Ofsted Monitoring Inspection 2021

I’m delighted to share news of the Ofsted report from our recent remote inspection in March 2021. The team have been working relentlessly towards our goal of being recognised as an outstanding school. This report shows we are making excellent progress towards this ambitious target.

Some key quotes from the report are:

Leaders and those responsible for governance are taking effective action to provide education in the current circumstances.

Leaders and governors are taking the necessary steps to put a new, ambitious curriculum in place for pupils in Years 10 and 11. As a result, pupils who enter Year 10 in September 2021 will embark on a key stage 4 curriculum that builds on the knowledge that they have gained in key stage 3.

The governing body has worked closely and productively throughout the pandemic. They have a clear understanding of the actions required to improve the curriculum. Governors have kept a close eye on the actions that leaders have taken to provide an education in the current circumstances.

After so much great work, the team are overjoyed at the summary which recognises the dedication of our staff and the expectation we have of ourselves to ‘go the extra mile’ for our school community. We will continue to work tirelessly to ensure our students are ‘known and valued’ as part of our small school ethos whilst continuing to be unapologetically ambitious for each and every child.

Mr Mat Galvin

Full Inspection LetterOfsted Website

Ofsted monitoring inspection 2023

Ofsted Inspection 2020

The Academy was inspected in February and March 2020. The inspection took place in extraordinary circumstances. The original team arrived on 25th February but left part way through the day amid concerns that a group of academy staff and students had just returned from a ski trip in Northern Italy where the first European outbreaks of Covid-19 were taking place. The lead inspector then returned on 10th March and concluded the inspection with a different team on 11th March.

Progress against previous Section 5 inspection February 2020:
  • For too long, leaders and governors have not acknowledged that the current curriculum model lacks sufficient ambition for pupils. Decisions about the curriculum have not always been taken in pupils’ best educational interests. Some pupils are precluded from taking a modern foreign language as a GCSE. Leaders are in the process of reviewing and changing the curriculum offer for September 2020. They should ensure that this new curriculum model is sufficiently ambitious for all pupils. Leaders must ensure that all pupils have the opportunity to study a broad range of subjects at key stage 4, including modern foreign languages.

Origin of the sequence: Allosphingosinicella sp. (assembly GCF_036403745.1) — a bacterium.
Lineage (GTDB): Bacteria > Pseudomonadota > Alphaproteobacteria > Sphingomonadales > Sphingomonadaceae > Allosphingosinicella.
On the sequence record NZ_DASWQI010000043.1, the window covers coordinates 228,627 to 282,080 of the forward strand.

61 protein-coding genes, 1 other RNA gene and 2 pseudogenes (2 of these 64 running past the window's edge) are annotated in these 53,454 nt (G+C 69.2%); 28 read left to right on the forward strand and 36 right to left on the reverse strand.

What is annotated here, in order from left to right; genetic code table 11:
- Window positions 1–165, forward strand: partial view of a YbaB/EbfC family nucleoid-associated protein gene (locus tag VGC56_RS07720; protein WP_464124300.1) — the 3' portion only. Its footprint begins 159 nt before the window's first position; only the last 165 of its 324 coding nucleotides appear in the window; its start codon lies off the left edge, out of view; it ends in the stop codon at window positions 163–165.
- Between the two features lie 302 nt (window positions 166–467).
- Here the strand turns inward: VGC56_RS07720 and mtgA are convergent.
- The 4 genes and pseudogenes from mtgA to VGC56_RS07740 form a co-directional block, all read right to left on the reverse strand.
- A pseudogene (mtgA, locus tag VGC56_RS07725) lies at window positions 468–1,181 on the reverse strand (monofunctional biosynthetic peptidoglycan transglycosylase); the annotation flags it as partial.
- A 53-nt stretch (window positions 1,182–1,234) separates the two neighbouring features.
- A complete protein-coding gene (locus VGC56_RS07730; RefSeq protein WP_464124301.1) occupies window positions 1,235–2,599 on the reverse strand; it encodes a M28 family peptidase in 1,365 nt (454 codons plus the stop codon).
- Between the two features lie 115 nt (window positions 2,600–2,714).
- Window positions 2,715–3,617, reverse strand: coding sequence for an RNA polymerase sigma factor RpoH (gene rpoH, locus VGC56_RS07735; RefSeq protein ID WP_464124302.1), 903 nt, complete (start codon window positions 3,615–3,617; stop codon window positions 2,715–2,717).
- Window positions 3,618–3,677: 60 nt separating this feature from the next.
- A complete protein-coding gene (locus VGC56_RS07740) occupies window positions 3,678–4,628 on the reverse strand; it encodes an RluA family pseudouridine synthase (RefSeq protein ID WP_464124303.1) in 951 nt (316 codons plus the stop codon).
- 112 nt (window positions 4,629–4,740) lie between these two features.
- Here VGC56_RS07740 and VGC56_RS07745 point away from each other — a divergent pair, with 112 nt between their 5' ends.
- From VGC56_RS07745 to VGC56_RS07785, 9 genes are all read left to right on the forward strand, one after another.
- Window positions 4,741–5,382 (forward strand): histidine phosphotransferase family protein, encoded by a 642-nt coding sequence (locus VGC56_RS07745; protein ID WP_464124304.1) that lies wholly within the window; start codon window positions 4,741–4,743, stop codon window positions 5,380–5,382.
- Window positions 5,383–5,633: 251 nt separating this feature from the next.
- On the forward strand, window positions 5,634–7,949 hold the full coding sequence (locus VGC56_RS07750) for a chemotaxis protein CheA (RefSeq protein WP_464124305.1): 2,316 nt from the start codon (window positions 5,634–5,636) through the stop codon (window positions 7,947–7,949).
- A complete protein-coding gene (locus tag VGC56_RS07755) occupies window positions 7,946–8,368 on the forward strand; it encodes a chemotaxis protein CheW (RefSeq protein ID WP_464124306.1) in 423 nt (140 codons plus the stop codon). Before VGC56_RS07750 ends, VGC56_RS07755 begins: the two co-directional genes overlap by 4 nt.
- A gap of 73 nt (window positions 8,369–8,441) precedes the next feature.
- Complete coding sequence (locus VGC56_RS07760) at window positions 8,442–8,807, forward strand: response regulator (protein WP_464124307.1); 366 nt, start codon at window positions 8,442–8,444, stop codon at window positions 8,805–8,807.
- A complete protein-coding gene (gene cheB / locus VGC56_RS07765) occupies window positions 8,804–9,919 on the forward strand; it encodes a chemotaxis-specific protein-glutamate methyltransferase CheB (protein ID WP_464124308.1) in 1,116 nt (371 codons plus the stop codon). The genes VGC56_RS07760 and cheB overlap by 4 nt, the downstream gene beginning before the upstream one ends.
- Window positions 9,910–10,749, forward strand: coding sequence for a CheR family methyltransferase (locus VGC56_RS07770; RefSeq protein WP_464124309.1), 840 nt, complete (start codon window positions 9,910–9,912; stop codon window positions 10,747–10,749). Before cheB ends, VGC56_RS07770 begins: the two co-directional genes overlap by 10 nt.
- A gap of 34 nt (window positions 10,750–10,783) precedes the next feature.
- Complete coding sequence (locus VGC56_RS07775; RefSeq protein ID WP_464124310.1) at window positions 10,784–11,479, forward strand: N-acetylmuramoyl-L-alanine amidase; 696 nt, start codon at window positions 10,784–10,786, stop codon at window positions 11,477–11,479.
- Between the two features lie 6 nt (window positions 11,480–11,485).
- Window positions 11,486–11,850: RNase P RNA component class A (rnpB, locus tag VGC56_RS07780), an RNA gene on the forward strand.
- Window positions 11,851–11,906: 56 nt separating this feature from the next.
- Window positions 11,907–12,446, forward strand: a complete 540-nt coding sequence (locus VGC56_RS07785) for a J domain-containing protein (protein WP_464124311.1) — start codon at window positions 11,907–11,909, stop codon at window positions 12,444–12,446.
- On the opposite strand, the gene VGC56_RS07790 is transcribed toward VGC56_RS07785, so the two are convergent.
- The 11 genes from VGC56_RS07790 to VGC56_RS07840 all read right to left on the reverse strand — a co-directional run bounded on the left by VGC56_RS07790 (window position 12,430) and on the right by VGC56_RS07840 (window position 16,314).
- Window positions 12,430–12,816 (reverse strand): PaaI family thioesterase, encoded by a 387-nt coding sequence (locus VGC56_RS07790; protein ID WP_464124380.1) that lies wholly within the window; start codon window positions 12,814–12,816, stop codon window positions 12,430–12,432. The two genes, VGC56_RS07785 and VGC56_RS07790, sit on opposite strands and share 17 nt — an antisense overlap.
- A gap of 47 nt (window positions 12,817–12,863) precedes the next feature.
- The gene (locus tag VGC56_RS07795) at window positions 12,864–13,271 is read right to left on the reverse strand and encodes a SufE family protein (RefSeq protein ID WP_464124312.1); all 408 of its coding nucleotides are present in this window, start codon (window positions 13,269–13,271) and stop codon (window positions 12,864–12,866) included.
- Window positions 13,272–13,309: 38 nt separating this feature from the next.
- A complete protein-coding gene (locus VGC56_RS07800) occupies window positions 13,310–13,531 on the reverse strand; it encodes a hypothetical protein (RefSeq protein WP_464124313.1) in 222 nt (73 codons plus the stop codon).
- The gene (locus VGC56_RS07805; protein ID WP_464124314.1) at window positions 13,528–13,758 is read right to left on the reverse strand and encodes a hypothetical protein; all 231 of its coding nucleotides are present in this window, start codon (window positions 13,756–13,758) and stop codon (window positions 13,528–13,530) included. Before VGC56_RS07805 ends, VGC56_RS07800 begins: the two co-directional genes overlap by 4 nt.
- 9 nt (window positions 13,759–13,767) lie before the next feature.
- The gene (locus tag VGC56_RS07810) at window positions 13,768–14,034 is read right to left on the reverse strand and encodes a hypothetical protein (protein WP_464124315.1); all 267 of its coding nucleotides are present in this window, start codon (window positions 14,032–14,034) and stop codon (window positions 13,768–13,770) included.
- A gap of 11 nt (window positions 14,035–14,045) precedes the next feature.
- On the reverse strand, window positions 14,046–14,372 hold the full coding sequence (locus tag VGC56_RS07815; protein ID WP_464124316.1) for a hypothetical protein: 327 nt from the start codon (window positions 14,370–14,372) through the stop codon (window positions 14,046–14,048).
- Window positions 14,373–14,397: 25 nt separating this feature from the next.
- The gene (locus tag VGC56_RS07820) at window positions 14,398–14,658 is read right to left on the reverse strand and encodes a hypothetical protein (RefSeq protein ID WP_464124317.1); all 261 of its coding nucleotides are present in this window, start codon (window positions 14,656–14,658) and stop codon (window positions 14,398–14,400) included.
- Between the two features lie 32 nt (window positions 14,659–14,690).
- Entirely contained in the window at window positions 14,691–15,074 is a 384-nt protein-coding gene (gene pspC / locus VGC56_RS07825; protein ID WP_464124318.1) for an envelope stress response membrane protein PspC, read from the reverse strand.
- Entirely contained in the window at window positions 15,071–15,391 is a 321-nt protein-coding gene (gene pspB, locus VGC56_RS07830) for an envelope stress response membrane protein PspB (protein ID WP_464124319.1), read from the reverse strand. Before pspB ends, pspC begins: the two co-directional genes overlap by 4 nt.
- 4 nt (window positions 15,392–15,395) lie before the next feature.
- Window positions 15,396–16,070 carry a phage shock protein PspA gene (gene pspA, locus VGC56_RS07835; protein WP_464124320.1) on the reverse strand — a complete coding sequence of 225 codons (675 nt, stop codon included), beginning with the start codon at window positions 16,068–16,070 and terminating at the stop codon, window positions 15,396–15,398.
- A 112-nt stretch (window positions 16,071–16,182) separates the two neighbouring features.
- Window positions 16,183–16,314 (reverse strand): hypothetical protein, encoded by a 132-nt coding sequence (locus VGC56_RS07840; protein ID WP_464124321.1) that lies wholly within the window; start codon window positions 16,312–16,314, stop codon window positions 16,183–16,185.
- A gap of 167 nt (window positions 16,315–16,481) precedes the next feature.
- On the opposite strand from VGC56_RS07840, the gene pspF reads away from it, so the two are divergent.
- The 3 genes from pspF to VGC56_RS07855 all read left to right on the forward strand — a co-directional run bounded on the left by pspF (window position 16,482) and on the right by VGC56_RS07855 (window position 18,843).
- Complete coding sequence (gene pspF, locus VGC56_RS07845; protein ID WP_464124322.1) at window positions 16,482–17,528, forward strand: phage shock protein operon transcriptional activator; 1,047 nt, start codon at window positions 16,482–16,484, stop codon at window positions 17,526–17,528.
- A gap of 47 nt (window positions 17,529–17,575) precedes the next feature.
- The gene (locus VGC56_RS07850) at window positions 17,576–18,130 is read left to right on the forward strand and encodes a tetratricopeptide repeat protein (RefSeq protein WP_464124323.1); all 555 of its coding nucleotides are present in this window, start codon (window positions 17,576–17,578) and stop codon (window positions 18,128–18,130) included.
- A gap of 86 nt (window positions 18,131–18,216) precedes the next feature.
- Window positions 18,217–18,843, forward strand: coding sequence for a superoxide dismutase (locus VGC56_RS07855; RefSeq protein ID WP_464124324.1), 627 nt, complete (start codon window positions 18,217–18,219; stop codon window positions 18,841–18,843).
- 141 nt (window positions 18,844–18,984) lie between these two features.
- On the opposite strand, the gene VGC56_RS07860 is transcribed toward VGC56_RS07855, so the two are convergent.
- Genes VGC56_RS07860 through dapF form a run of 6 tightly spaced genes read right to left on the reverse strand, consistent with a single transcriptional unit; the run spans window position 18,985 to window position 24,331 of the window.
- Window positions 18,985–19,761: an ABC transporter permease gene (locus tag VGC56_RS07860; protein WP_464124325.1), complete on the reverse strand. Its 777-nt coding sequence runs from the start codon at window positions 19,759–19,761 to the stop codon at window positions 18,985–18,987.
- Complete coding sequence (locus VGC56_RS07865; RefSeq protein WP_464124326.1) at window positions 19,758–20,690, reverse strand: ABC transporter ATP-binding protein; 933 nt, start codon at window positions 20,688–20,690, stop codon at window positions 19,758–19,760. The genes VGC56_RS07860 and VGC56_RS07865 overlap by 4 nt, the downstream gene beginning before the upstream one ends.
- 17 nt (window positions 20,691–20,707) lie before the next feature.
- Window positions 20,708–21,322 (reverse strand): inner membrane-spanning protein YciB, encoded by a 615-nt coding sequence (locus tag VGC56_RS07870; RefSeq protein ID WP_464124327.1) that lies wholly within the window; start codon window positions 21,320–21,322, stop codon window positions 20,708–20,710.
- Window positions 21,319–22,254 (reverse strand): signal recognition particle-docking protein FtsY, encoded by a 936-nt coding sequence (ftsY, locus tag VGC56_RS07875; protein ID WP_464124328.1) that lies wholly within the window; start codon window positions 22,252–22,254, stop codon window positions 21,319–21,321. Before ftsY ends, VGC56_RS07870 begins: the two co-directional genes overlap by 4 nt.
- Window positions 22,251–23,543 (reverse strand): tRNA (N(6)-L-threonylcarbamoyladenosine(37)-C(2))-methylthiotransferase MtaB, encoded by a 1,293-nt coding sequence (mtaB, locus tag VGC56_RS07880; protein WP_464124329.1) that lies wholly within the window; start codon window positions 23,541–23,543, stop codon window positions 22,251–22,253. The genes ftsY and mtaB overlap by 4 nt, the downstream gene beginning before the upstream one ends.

• The curriculum at least meets and often exceeds the National Curriculum in all subject areas.  
  • Curriculum structure completely remodelled to a 3 year broad and ambitious Key Stage 3 and a 2 year Key Stage 4 which is focused around EBacc qualifications (above national % entries). 
  • All students now have access to MFL qualifications at KS4.  
  • All students have a broad and balanced offer at KS4 which is made up of high-quality facilitating qualifications to enable students to study ambitious courses Post 16.  
  • Weaknesses in curriculum design mean that leaders at all levels do not understand the curriculum as the way of measuring pupils’ progress. In many subjects, the sequencing of the curriculum is weak. Pupils are unable to recall prior learning. Consequently, too many pupils have significant gaps in their knowledge. Leaders must ensure that the curriculum across all subjects is coherently planned and sequenced so that pupils can build sufficiently on prior learning. 
  • At Key Stage 3, the curriculum is the progression model. Curriculum improvement has been the singular focus for leaders and this has resulted in radical changes for some subjects to ensure the curriculum is effectively sequenced and builds on prior learning. Curriculum work has been stress tested through outward facing work with other schools to ensure students are taught critical knowledge which is ‘the best of what has been thought and said’. Leaders have thought hard about their curriculum intent and working intensively with their teams to build an effective curriculum. 
  • Flaws in the curriculum structure mean that in many subjects, leaders have not carefully considered the key knowledge that pupils need to embed into their long- term memory. This means that pupils are not remembering important information over time. Leaders must ensure that they are clear about what they want pupils to learn, the order in which they will learn it and how they will help pupils to remember this knowledge long term. 
  • Leaders have been given significant time, investment and training to consider the most important knowledge to embed in their student’s long-term memory. They have discussed ‘best bets’ in a post pandemic educational environment and continually improve and iterate their curriculum intent, with their teaching teams, through departmental development time. As a result, students study and embed key knowledge over time, which is well sequenced and builds on prior learning.